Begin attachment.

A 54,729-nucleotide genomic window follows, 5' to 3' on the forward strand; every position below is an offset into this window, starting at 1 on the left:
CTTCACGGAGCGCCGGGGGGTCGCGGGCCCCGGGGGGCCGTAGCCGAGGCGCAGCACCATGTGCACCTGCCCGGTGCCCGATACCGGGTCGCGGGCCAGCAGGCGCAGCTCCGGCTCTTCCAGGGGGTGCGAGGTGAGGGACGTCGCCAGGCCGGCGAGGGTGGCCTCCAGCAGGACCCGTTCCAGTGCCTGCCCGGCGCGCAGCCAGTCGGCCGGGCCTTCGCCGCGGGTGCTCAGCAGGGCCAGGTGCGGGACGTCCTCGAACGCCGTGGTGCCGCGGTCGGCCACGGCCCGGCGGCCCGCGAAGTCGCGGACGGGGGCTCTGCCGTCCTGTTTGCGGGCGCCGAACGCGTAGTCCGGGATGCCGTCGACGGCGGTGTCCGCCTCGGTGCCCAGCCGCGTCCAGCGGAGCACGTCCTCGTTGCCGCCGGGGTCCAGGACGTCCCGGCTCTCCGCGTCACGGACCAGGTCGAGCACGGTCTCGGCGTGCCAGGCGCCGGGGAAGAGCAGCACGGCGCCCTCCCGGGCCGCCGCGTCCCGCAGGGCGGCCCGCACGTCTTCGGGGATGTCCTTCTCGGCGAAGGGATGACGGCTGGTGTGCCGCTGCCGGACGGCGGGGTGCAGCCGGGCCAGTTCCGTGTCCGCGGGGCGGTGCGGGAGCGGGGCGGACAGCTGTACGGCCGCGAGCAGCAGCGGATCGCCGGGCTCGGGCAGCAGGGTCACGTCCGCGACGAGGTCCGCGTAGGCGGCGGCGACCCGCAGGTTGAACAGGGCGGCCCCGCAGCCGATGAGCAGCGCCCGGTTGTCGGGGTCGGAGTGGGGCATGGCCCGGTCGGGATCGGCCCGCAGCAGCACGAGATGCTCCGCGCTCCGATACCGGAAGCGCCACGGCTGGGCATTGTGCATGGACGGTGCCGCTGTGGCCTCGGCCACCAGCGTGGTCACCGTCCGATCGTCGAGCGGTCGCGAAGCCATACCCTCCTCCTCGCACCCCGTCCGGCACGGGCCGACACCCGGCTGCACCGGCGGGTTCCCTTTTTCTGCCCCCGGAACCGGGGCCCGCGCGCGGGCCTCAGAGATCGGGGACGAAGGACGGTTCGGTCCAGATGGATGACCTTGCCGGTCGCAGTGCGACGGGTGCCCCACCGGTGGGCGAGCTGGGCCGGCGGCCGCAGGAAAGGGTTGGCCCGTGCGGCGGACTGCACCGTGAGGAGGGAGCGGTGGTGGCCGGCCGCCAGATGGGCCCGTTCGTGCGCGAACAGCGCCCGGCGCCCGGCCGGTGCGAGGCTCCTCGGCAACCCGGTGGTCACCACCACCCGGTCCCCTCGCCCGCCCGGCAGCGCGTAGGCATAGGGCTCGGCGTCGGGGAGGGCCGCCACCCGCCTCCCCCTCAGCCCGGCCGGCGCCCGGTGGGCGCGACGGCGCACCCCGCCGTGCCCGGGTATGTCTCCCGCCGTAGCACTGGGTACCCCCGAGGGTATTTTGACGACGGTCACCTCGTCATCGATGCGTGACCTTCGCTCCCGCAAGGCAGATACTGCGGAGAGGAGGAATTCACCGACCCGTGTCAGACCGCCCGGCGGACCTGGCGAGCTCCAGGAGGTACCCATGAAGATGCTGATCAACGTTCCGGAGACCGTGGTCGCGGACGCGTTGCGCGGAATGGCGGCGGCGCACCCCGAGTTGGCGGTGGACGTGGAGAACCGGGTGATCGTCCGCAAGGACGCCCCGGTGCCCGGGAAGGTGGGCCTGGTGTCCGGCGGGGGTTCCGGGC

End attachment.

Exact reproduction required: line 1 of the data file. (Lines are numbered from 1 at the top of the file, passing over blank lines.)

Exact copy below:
A 54,729-nucleotide genomic window follows, 5' to 3' on the forward strand; every position below is an offset into this window, starting at 1 on the left: